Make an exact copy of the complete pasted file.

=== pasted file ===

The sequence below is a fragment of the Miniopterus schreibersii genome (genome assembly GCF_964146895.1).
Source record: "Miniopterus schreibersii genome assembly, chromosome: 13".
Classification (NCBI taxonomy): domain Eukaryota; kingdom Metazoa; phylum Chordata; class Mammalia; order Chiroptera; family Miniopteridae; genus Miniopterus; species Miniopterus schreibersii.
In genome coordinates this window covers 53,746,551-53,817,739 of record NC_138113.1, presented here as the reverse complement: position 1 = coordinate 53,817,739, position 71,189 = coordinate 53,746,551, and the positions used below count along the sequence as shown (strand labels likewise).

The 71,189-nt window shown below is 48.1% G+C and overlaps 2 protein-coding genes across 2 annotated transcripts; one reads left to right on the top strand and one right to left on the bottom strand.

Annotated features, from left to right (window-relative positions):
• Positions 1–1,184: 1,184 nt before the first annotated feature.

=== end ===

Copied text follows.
The sequence below is a fragment of the Miniopterus schreibersii genome (genome assembly GCF_964146895.1).
Source record: "Miniopterus schreibersii genome assembly, chromosome: 13".
Classification (NCBI taxonomy): domain Eukaryota; kingdom Metazoa; phylum Chordata; class Mammalia; order Chiroptera; family Miniopteridae; genus Miniopterus; species Miniopterus schreibersii.
In genome coordinates this window covers 53,746,551-53,817,739 of record NC_138113.1, presented here as the reverse complement: position 1 = coordinate 53,817,739, position 71,189 = coordinate 53,746,551, and the positions used below count along the sequence as shown (strand labels likewise).

The 71,189-nt window shown below is 48.1% G+C and overlaps 2 protein-coding genes across 2 annotated transcripts; one reads left to right on the top strand and one right to left on the bottom strand.

Annotated features, from left to right (window-relative positions):
• Positions 1–1,184: 1,184 nt before the first annotated feature.